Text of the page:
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Dutch transmission system operators makes room for more solar


Dutch transmission system operators makes room for more solar

TenneT and Enexis are implementing a series of measures to prepare their networks for more injection of solar power in Netherlands regions of Groningen and North Drenthe.

Dutch transmission system operators TenneT and Enexis have announced in a joint press release that they are currently conducting a series of operations to increase the capacity of their respective systems in order to enable more solar capacity to come online over the next years.

Especially in the provinces of Groningen, which is the northeasternmost province of the Netherlands, and of North Drenthe, in the northeastern part of the country, there are currently around 200 MW of solar projects under developments, which are being built in the frame of the SDE+ program for large-scale solar and renewables, the two operators stressed. These provinces, on the other hand, are among those with the lowest rate of population density, and likely a larger availability of land.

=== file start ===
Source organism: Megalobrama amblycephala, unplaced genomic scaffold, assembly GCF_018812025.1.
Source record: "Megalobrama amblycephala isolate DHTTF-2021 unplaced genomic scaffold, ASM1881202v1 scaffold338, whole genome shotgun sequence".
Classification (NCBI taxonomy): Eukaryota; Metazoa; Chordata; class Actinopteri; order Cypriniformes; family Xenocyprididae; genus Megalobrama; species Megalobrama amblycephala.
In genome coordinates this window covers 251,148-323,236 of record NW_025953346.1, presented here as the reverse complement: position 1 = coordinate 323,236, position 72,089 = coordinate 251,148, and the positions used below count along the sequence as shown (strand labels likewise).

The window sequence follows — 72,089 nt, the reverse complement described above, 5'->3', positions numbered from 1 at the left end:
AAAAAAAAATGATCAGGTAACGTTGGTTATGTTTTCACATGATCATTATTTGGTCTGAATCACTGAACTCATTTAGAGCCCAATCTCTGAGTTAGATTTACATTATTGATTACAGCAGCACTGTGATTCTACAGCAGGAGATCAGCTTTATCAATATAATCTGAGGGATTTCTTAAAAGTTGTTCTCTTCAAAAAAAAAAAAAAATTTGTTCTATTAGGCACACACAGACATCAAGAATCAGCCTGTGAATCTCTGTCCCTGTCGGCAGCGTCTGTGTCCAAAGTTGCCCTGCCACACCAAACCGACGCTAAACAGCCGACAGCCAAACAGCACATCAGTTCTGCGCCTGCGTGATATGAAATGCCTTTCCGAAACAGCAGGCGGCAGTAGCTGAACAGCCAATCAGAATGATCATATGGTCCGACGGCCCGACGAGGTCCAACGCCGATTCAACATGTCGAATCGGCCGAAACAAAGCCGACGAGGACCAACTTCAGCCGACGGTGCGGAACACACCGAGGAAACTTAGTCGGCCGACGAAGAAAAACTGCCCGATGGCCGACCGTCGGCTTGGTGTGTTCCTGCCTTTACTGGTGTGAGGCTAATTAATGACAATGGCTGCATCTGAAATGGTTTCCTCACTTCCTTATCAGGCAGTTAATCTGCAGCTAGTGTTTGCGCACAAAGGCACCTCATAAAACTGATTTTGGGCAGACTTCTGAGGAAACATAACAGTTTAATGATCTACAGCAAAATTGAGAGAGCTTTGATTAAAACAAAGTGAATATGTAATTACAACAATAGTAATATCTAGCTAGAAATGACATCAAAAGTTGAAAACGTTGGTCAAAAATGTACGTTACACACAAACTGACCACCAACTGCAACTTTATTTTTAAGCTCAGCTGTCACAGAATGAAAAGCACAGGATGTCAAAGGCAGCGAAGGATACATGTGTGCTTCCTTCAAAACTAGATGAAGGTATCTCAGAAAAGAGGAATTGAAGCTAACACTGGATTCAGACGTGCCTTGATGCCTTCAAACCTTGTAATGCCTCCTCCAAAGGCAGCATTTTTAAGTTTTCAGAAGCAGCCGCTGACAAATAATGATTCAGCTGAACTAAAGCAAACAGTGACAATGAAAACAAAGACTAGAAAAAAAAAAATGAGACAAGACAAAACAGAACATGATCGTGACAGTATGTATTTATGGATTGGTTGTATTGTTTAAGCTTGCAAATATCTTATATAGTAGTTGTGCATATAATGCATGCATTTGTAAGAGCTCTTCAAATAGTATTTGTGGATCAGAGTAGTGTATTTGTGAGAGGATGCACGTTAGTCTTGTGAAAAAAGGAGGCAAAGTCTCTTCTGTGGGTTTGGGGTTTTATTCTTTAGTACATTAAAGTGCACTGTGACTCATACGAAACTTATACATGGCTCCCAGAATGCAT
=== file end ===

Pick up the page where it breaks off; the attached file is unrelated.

TenneT and Enexis also reveales that around another 1 GW of initiatives for large-scale solar projects are currently being implemented in the two provinces. “Capacity issues may arise in the the area around Stadskanaal, Gasselte and Musselkanaal,” the two operators said. “In order to prevent bottlenecks, due to the high volume of potential solar parks, we are now working on appropriate measures in consultation with the government of the two provinces and all of the involved municipalities.

The Netherlands’ installed PV power, on the other hand, is expected to grow from around 2.9 GW currently, to 20 GW by 2035, according to the National Energy Report (Nationale Energieverkenning 2017 – NEV), published by Dutch research institute, Energieonderzoek Centrum Nederland (ECN) in October, in partnership with the Dutch Central Office for Statistics (CBS). Meanwhile, the Netherlands’ government has so far allocated around 4.9 GW of PV via all the bidding rounds it held between 2014 and 2017.

Source PV Magazine

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